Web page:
Greetings, readers! I’ve returned to my computer after having experienced two days of an electrical blackout on my island! It’s been a rough few days, and save for being able to catch up with my current reading, there was very little of anything that occurred within the span of those days.

Being the freak that I am, I spent much of the day brooding within the dark solace of my room, as my computer had run out of charge and I’d been suffering from Manuscript Separation Anxiety (MSA). It was a very severe case. My fingers itched to get back to their usual round of typing and the story arcs I’d been so anxious to write had slowly begun to erode like a thin mist within the realm of my imagination.

Suffice to say, I was miserable.

A part of me had hoped to finish up the next fragment of “A Price for Dead Men” (“A Price for Dead Men” Part 1“A Price for Dead Men” Part 2) but I was unable to access the internet for a period of time longer than five minutes.

And so there I was, the miserable little wretch that I am, writhing upon the floor of my dwelling while my creative juices drowned me due to not being released on the canvas of a Word document. In due time, I’d lost all hope in my writing–I thought I’d lose track of all the content I had planned for the week (Which to a certain extent, was what happened), but then it hit me. For the first time in a few months, I was reminded that there were other avenues for writing than my laptop. So having no other options, I scoured through the drawers for a notebook so I could write in the same way I had started my first novel.

By hand.

My posterior firmly planted on my chair, I thought on what kind of story that I wanted to write, and when the idea came to me, the words flowed from my hand. My stylus waved around in curling patterns as I formed the letters of the words that made up my story. The sentences came to me with a clarity that I had not felt for months since I’d started work on my main WIP, but it felt natural.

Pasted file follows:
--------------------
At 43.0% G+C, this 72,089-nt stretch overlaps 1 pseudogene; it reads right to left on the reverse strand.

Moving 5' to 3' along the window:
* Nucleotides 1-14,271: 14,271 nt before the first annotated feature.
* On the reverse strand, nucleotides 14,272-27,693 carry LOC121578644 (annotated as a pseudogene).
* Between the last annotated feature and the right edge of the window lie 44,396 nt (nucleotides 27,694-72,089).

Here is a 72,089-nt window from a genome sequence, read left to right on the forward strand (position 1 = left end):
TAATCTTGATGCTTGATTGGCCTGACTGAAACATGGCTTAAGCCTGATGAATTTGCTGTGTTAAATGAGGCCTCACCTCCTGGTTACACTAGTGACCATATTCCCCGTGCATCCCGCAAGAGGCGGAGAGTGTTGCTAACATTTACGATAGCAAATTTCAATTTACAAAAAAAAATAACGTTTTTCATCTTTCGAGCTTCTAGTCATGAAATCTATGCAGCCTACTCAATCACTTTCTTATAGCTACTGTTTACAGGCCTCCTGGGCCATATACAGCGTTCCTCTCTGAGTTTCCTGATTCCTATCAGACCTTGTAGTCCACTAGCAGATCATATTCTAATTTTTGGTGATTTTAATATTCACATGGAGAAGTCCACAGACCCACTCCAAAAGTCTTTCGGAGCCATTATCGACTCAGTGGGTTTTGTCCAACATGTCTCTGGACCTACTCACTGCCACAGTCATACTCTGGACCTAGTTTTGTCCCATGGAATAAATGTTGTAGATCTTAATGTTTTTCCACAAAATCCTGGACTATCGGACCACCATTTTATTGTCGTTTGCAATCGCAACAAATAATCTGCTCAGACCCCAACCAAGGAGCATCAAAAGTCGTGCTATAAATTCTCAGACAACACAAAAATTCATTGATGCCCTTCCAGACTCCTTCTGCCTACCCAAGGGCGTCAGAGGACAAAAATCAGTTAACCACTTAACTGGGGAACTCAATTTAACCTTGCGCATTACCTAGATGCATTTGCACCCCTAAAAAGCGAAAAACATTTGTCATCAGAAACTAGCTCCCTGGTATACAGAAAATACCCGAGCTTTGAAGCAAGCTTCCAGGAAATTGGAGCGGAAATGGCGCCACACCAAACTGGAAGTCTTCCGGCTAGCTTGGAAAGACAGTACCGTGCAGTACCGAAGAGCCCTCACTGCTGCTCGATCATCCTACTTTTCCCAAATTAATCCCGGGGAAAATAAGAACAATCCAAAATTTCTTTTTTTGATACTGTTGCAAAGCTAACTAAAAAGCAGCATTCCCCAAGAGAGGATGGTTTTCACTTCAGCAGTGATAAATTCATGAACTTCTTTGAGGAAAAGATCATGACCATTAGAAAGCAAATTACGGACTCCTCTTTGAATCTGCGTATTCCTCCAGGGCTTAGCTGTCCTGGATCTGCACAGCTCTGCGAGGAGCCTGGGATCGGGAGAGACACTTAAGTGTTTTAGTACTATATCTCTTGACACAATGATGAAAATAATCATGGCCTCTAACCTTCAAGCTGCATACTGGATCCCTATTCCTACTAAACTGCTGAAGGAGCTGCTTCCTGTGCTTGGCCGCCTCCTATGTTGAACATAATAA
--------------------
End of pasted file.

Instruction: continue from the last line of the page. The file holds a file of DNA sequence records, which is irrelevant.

For a good few hours I remained on my seat as the story unfolded before me, and the first bars of darkness started to creep into my room from the windows. Writing from the notebook meant that there was no shine coming from a monitor to tell me what was being written, instead I only had the faint flickers of a candle I’d set on my desk to guide me. Shadows danced along the lines of my paper, and the lead tip of my pencil was obscured in a darkness that had soon engulfed my room. Yet I continued to write.

A sentence here, dialogue there, and a little rhyme to add spice to the story, sthis was how I labored onwards. I had to squint my eyes every-so-often, but I was enjoying myself. It shouldn’t have been any different from the days that I write on my laptop while being able to see everything clearly, yet there was something in the atmosphere of my room that made writing different. I was like a monk copying down an old historical tome with a quill, while tempests and thunderstorms roared from outside the walls of my monastery.

It only goes to show the effect that the place you write in has on you. I can tell you for certain that It’ll be a while–and I mean a while before I have an experience like that ever again. So if it doesn’t interrupt your schedule, I’d recommend all of you to write on a notebook every now and then, and maybe set the mood with a candle or two while you’re at it.

The story in question is in the form of a small fable, and also one of the few tales I’ve written in first person. I plan on releasing it on this blog with my next post, after revising it over the course of the weekend. I hope you had fun listening to this little anecdote of mine, but that only begs the question…have you ever had a “magical” writing experience?

As always, this has been the QuestingAuthor. Keep writing, my friends.

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